Truth in Advertising

By Alexis Finniss | In Food and Diet, Strong Mom | on October 12, 2015

Have you noticed with all the latest health trends there seems to be a lot more packaging touting the health benefits of what’s inside? But is it really healthy?? Or are they just taking advantage of us busy moms who want to get ourselves and our kids healthy food? It says it’s healthy on the front, do we really need to look at all the ingredients on the back?

Let’s look at a few healthy claims that should make you take a second look.

Whole Grain

By now, hopefully, we know that whole grains are better for us than processed grains. When grains are IMG_6158processed, they are stripped of most of their nutrients. But what does that mean when buying food, bread in particular? First, we have to know that “wheat flour” or “enriched wheat flour” are the same thing as white flour. Manufacturers take whole-grain wheat, strip out 11 vitamins and minerals, then add synthetic chemicals that represent only four vitamins and one mineral. In other words “enriched” means added from the processed state, not the natural state and therefore still missing 7 vitamins and 3 minerals.

Because consumers are becoming more aware of the dangers of processed food, manufacturers have started using the term “wheat flour” or the claim “made with whole grains” to trick consumers. Often times companies blend whole grains with processed grains in an effort to save money while still touting the whole grains claim.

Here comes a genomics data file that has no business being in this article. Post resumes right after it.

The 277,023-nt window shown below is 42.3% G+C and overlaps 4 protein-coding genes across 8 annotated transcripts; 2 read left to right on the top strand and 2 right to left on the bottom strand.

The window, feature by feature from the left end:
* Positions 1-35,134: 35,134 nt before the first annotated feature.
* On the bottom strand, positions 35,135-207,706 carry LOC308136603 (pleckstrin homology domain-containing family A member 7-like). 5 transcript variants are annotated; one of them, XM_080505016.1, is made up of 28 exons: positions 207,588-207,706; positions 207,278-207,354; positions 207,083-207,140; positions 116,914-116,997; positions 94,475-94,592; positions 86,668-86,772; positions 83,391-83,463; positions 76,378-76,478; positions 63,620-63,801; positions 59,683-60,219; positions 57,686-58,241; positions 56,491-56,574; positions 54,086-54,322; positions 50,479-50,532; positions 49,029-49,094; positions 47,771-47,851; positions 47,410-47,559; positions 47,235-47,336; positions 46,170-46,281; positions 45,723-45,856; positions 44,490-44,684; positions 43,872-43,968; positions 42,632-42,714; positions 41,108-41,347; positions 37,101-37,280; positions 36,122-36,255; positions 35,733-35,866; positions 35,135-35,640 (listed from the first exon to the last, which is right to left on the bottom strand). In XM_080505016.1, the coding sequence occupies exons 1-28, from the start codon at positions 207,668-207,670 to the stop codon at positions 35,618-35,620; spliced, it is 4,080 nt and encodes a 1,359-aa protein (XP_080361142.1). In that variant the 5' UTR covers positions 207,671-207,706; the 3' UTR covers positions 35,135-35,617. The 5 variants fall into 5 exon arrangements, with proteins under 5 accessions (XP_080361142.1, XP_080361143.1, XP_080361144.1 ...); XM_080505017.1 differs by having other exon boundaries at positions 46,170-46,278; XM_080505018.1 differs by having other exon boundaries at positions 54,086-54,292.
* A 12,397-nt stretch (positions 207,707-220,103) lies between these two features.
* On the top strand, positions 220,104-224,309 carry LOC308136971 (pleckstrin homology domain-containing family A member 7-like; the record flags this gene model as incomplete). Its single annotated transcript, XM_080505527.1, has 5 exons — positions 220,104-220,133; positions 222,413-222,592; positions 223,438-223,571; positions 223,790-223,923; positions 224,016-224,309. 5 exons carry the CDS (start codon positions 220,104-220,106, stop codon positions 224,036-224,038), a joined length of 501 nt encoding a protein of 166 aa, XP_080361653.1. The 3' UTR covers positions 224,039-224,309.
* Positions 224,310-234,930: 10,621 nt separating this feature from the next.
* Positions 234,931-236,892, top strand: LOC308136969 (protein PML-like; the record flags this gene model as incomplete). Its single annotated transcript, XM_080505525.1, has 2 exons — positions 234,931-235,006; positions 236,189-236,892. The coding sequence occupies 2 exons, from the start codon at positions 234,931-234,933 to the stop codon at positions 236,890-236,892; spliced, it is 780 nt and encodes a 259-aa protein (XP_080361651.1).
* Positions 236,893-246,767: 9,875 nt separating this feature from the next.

New research from one popular pastry manufacturer shows that an astonishing 73 percent of mothers mistakenly believe “wheat flour” is the same as whole-grain wheat flour.
Thus, by exploiting this consumer confusion, food manufacturing companies are able to reposition cheap, refined grain products with low nutritional value as “healthy-sounding” foods because they’re made with “wheat flour.”
For a flour or flour-based product to be truly whole-grain, it must explicitly list “whole-grain wheat flour” as a primary ingredient. Bottom line: Avoid the following ingredients:
• Enriched wheat flour.
• Wheat flour.
• White flour.
• All-purpose flour.
• Bleached flour.
• Cake flour.
• Bread flour.
If you want the best nutrition from a wheat-based ingredient, shop only for whole-grain wheat, not enriched wheat flour or simply “wheat flour.” Watch out for tricks and traps set for consumers by food manufacturers, and don’t trust what you read on the front of the label — always check the actual ingredients list to verify what you’re getting.

Sugar free or No high-fructose corn syrup

In this section I am also going to include “diet” and “light.” Again, let’s start at the beginning.

Here are words that all mean sugar: